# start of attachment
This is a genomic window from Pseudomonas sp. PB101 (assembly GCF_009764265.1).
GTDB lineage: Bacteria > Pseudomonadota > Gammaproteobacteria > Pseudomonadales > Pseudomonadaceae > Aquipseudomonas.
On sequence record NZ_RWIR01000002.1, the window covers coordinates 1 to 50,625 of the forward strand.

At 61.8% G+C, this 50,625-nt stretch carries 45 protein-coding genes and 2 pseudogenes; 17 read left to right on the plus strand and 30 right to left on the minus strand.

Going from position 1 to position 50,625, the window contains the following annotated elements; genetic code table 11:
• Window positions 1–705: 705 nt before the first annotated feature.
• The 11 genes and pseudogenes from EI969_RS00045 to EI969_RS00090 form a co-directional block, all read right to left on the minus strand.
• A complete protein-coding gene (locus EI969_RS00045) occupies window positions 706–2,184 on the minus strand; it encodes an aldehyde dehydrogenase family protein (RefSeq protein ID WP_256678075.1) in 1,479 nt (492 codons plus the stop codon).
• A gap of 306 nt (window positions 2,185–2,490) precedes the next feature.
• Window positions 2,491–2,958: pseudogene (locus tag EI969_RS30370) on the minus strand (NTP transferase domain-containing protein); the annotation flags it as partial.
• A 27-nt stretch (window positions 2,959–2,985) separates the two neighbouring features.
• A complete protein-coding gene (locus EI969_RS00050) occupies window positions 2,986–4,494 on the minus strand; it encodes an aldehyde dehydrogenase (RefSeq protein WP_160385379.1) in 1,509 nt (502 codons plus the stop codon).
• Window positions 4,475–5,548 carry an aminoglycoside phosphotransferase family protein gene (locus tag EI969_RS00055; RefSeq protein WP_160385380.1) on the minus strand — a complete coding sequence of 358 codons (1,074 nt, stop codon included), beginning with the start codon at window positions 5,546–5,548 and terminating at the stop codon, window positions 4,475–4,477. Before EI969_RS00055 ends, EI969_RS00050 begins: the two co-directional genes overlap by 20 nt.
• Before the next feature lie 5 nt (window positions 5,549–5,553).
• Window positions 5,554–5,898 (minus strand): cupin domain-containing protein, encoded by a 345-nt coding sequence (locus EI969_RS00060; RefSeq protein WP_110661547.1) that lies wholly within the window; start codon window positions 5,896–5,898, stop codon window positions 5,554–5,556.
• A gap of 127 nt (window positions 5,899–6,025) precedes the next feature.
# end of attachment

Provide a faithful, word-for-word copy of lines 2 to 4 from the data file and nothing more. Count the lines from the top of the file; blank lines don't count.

GTDB lineage: Bacteria > Pseudomonadota > Gammaproteobacteria > Pseudomonadales > Pseudomonadaceae > Aquipseudomonas.
On sequence record NZ_RWIR01000002.1, the window covers coordinates 1 to 50,625 of the forward strand.

At 61.8% G+C, this 50,625-nt stretch carries 45 protein-coding genes and 2 pseudogenes; 17 read left to right on the plus strand and 30 right to left on the minus strand.